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From: Lahcim Leinad4/21/2012 9:19:48 AM
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The Chinese built a car powered by the wind, goes up to 140 km / hInnovation has no limits.

With the invention of interesting progressive farmer came to China Tang Zheng-Ping, who designed a special car driven by, among other things and wind energy.Curious is that this vehicle can travel at speeds up to 140 km / h.

Tang Zheng-Ping of Beijing spent three months creating bizarre-looking machine, which is a meter high and three meters long.Although the car runs on batteries, but also has a power generator and a special "fan" on the front of the vehicle together with the solar "wings" to be more alternative drives.

The Chinese claim that his car engine is more powerful than those used by standard elektrovozidla. Thanks also to alternative drives a car ride lasts longer than a purely electrical counterparts. Two sets of generators and batteries while driving is alternate.

"Fan and wings provide extra energy when the car is in motion. I recharge batteries every two to three days," said Zheng-Ping.



Enlarge
Tang Zheng-Ping in his vehicle.
PHOTO: Isifa

Kyncl James, News
From: Google Translate

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To: Lahcim Leinad who wrote (2473)4/21/2012 2:52:39 PM
From: Greg from Edmonton
2 Recommendations   of 2604
 
April Fools was earlier this month. Car built on the principles of a perpetual motion machine? The guy may have built the car himself but has no clue about the laws of thermodynamics, he should remove the ridiculous wings and fan, the batteries would last longer and the car would be lighter. Aside from the fan and wings, the next most hilarious item on the car are the large mirrors with the aerodynamics of a barn door. The article must be a joke, the car obviously is.

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To: Greg from Edmonton who wrote (2474)4/21/2012 2:55:05 PM
From: Lahcim Leinad
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I know, but still... HowStuffWorks "How the Air Car Works"

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To: Lahcim Leinad who wrote (2475)4/21/2012 5:59:21 PM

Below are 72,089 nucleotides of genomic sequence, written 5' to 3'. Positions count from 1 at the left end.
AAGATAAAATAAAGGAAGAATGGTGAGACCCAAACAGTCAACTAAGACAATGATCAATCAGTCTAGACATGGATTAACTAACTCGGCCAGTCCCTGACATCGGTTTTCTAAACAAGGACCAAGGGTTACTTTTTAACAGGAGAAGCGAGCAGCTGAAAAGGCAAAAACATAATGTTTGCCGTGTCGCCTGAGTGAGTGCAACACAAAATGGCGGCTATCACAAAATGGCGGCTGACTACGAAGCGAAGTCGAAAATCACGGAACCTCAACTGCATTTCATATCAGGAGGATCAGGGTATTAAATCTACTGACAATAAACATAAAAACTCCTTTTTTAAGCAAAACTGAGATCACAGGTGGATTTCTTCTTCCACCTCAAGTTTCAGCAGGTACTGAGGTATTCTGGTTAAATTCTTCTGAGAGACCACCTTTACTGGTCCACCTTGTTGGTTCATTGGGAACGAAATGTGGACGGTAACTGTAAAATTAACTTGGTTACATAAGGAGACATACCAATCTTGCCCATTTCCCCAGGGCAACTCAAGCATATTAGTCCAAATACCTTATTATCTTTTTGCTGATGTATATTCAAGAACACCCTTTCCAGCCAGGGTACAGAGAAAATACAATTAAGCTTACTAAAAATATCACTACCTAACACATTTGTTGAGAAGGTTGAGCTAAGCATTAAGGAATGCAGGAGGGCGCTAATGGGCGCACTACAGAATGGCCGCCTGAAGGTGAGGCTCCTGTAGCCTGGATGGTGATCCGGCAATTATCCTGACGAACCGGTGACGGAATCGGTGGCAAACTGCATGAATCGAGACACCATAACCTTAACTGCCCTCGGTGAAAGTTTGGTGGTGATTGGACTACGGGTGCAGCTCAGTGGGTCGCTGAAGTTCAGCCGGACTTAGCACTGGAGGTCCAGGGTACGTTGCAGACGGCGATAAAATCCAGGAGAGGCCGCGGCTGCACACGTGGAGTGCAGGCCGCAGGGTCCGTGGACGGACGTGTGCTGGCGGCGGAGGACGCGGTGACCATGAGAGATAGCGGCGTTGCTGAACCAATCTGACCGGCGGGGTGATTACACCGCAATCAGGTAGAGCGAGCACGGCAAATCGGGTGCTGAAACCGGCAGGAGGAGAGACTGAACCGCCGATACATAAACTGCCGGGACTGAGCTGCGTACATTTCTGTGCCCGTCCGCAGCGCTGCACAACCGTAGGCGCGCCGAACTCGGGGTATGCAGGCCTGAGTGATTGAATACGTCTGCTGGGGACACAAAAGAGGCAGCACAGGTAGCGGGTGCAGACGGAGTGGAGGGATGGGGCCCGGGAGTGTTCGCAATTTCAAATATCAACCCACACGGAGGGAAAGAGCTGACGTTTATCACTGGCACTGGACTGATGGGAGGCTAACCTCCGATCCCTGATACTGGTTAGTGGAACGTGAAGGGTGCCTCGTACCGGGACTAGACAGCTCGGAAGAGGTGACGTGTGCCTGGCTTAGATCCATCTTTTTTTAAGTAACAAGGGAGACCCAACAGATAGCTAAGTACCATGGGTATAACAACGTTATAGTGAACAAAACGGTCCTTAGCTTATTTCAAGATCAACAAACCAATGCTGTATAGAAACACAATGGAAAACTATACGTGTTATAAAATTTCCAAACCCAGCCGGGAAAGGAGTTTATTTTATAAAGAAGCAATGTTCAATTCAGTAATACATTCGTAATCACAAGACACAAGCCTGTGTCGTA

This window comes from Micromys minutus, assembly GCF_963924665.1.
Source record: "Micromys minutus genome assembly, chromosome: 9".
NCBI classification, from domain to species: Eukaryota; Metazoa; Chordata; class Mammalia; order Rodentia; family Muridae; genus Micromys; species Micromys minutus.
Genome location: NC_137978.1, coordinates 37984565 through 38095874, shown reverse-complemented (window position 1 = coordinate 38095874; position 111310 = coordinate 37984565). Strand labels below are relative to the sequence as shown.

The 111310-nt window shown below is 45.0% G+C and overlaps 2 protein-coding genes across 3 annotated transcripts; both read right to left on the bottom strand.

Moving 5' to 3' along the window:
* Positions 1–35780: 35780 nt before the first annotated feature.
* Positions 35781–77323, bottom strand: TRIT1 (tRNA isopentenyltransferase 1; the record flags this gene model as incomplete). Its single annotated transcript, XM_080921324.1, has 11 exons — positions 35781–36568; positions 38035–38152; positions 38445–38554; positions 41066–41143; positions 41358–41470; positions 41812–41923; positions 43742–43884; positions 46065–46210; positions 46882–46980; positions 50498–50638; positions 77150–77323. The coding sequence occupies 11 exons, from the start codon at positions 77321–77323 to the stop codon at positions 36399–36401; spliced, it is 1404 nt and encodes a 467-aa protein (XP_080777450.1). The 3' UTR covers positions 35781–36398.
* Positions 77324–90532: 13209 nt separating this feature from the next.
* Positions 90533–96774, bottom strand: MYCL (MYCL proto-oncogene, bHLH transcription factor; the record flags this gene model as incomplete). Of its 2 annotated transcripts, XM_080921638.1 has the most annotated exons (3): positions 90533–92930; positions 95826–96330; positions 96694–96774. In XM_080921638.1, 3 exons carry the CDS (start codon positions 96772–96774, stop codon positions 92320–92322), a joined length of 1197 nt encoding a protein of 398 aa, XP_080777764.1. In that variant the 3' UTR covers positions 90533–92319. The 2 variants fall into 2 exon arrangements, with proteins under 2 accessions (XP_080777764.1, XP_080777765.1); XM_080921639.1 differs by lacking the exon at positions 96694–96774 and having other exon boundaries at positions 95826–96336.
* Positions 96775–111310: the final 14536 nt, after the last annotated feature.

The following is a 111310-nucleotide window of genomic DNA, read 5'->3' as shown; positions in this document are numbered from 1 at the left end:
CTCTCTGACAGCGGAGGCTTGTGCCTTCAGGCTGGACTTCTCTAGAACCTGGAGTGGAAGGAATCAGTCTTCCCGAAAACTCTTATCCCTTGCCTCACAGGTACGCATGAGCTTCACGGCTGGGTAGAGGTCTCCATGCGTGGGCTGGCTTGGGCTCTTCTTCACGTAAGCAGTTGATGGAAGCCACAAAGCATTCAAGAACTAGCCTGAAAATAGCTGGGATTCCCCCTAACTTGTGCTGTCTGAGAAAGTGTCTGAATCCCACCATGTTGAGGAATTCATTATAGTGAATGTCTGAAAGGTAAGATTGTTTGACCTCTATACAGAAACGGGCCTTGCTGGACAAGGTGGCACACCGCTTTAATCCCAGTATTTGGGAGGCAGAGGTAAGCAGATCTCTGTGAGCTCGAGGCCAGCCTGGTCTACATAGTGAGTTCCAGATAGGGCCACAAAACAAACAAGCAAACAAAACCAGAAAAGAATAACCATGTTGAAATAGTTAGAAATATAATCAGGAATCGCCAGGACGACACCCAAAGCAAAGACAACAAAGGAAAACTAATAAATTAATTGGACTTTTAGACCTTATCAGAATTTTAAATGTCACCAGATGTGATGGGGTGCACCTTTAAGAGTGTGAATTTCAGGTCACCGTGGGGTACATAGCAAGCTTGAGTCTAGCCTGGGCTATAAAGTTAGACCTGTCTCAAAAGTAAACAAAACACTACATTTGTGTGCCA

From: Greg from Edmonton
2 Recommendations   of 2604
 
In your example the air car is powered by compressed air as its fuel. Said air may be free but must be first compressed using electricity (ultimately generated by either coal-fired, hydroelectric, nuclear, or possibly solar power). So it's not unlike an electric car except that the energy storage medium is compressed air rather than batteries.

The Chinese wind-powered car is different in that its builder explains how it works, thus revealing his ignorance of the laws of thermodynamics. The solar cells on the "wings" may help recharge the batteries somewhat but while the car is in motion, but the fan on the front most certainly will not.

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To: Greg from Edmonton who wrote (2476)4/21/2012 6:03:07 PM
From: Lahcim Leinad
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So, let's compress air, better.

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From: TimF4/21/2012 8:51:03 PM
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Congress to mandate “black box” on all cars after 2015?
Published April 19, 2012 | By Bruce McQuain

Yesterday I pointed to a piece of legislation that is in the House right now (after being passed by the Senate) which would give the IRS the power to confiscate your passport without judicial review and merely on the suspicion you owe a certain amount of back taxes.

Given the Orwellian name Moving Ahead for Progress in the 21st Century Act or MAP-21, the legislation also mandates that all new cars have a “event data recorder” installed starting in 2015.

Now other than for government use, there are very few reasons why an owner of a vehicle would want such a device installed in his or her car.